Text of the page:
7 Tips to Get Better Sleep

Anywhere between 50 to 70 million US adults struggle with a sleeping disorder. Travel nurses are no exception. As a travel nurse, it’s easy to struggle with sleeping habits as you work long hours. Not to mention, moving from one state to another can often leave you with a jet-lag-like sleeping pattern that disrupts your energy, stress, and anxiety levels.

There are so many factors that interfere with sleep, that one can hardly find a one to control them all. However, you can develop healthy sleeping habits to help you find restorative sleep every night. Keep reading for some science-backed tips to get better sleep. 

1. Set a Schedule

Having a sleeping schedule is paramount for travel nurses. As your working hours can shift, your time zones vary, and your workdays fluctuate, a sleeping schedule helps you stay consistent. Studies suggest that going to bed and waking up at the same time is beneficial for long-term sleep quality. 

For better sleep, consider going to bed and waking up at the same time every day. Keep in mind, this might be challenging at first, but even if all you had was a few hours of sleep, wake up at your scheduled time and work your way up to sleeping seven to eight hours a night. 

2. Use Light to Manage Your Circadian Rhythms

You probably know that your circadian rhythms regulate your sleep-wake cycle. It responds to light or darkness exposure, which means how we interact with these throughout the day will impact our sleeping cycle. 

Make sure you’re getting enough sun and light exposure during the day to maintain a healthy circadian rhythm. A critical aspect during the winter months and for travel nurses serving in states that have low sun exposure. One study says getting at least two hours of sun exposure a day can improve your sleep patterns by 80 percent. 

Additionally, you also want to be wary of blue light at night. Nighttime light confuses your brain, making it believe it’s still daytime, which suppresses the release of melatonin hormones, further disrupting sleep cycles. Stay away from blue light at least two hours before bedtime, and make sure your bedroom is free of any bright lights. 

3. Create the Ideal Sleeping Environment

Where we sleep is as essential as every other piece of advice on this list. While as a travel nurse, you won’t always be able to set everything up to your preference, you should try to keep specific guidelines on your bedroom to help you sleep better. 

To start, make sure you’re sleeping on a comfortable and supportive mattress. If the one available at your housing location, consider investing in a mattress topper to guarantee comfort. Keep things like external noise, lighting, and temperature controlled. One study believes temperature is the biggest disruptor when it comes to sleep. Keep the room anywhere between 60 to 67 degrees or a temperature that feels cold but comfortable.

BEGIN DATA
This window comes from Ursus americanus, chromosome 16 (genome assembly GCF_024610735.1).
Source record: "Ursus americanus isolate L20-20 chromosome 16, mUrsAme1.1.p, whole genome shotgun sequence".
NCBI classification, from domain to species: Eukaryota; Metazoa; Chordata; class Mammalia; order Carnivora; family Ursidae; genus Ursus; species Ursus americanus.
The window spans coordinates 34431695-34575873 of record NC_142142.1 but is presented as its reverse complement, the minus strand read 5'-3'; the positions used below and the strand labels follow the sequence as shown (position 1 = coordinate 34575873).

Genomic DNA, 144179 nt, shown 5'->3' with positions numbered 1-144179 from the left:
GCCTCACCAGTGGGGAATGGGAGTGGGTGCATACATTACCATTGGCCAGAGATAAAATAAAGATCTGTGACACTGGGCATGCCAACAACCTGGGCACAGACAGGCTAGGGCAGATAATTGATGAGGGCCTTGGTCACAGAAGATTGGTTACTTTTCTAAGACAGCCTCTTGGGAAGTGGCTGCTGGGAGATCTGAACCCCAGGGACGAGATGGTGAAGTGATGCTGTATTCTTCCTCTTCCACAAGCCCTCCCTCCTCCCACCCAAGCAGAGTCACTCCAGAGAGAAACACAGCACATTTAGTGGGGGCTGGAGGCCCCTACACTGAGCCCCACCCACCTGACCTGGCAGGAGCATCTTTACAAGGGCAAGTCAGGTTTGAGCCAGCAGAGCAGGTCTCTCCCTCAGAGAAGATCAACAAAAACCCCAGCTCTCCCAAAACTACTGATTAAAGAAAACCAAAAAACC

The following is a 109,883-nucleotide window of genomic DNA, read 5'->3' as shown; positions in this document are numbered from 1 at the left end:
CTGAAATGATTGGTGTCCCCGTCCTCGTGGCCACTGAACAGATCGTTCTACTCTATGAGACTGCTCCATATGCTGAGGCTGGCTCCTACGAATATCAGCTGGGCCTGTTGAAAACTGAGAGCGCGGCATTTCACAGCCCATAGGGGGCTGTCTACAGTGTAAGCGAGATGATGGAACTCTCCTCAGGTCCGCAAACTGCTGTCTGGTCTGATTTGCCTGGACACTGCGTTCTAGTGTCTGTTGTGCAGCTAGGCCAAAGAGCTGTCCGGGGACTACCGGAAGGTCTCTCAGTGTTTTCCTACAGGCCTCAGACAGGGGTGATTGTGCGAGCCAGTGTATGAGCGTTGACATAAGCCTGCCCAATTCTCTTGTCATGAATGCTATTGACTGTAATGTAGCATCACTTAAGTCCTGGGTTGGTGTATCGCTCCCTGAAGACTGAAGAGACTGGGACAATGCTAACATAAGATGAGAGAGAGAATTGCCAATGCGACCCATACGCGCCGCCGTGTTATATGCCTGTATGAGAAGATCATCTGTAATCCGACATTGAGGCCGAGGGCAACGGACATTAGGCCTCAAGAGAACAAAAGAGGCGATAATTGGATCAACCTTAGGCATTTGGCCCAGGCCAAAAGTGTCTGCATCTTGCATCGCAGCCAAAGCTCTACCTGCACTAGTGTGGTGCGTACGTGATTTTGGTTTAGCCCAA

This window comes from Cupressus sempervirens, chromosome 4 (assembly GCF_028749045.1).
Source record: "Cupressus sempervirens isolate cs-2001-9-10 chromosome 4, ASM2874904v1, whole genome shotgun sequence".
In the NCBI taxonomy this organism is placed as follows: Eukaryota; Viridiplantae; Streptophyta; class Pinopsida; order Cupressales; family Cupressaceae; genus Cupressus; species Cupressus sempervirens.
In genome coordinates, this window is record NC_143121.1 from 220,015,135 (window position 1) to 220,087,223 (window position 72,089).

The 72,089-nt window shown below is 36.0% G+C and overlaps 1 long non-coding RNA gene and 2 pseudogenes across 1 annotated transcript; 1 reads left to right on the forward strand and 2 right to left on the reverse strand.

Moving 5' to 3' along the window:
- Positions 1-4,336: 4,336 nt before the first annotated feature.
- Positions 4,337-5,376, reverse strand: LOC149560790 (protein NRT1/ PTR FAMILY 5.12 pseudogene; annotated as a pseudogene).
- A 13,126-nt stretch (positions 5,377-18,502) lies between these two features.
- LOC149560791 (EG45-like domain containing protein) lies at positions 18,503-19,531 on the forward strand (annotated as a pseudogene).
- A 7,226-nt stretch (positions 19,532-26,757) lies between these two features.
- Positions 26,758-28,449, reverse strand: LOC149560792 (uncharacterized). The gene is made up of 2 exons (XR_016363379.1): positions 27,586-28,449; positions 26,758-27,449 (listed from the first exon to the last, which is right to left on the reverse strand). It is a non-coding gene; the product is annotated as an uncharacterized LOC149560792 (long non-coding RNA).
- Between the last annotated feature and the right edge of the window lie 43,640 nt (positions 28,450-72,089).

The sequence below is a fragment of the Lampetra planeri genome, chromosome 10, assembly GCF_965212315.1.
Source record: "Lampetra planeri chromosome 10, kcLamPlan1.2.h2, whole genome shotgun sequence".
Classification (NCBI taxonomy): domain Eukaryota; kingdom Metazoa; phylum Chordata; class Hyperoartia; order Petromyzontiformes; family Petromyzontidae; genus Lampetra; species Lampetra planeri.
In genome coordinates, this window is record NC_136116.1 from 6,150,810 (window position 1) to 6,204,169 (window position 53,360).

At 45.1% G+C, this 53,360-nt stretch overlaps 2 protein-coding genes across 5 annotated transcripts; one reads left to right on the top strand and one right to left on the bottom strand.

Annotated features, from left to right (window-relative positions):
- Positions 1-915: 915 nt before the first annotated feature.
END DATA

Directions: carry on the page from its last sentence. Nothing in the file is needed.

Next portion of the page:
4. Watch Your Diet

What you eat during the day can impact your sleeping cycle as well. Stay away from cigarettes, alcohol, and of course, caffeine if you’re struggling with your sleep. If you’re sensitive to caffeine, avoid any consumption of caffeinated foods or drinks after 2 pm. 

Additionally, make sure you time your dinners accordingly. Late-night eating can disrupt the natural secretion of melatonin, disrupting your sleeping cycle. However, if hunger strikes, consider a light late-night snack at least 45 minutes before bedtime. Try warm milk, oatmeal, yogurt, mozzarella cheese, crackers with cheddar, or turkey with cream cheese. 

5. Find a Sleeping Routine

Work-related worries, lifestyle woes, and other stressful thoughts can mess up with your sleeping schedule. Consider finding the right sleeping technique to signal your brain and body is bedtime. Take a hot bath or shower, try essential oils, practice meditation. Maybe go through a short yoga or stretching routine before heading to bed. Breathing techniques also help.

Find a sleeping routine that works for you, and just as your waking-up and going-to-bed schedule, stick to this routine every day. After a while, your brain will immediately tell you’re getting ready for bedtime and start making you feel more rested and sleepy. 

6. Avoid Taking Naps

Skipping daytime naps might be a daunting ask for travel nurses. While naps can be beneficial, they can also confuse your body’s internal clock. The truth is, short and scheduled naps can be helpful and improve brain function. The problem is that long naps — over 30 minutes — make your brain think it’s time for bedtime, leaving you more exhausted than before and hurting your sleeping patterns when it’s time to sleep. 

If you have difficulties sleeping at night, avoid daytime napping as much as possible. Instead of crashing in the middle of the day, look forward to a complete sleep session every night. 

7. Rule Out Sleeping Disorders

Last but not least, make sure you’re not dealing with a sleeping disorder. If you’re following all the tips outlined before, you even incorporated sleeping aid supplements such as melatonin to your nutrition plan, and you’re still struggling, something else might be happening. 

Going back to the start, almost 70 million people in the US have some sleeping disorders. Speak with your primary care physician to look at your options. Maybe it might be time to talk to a sleep therapist and get to the root cause of your poor sleep. 

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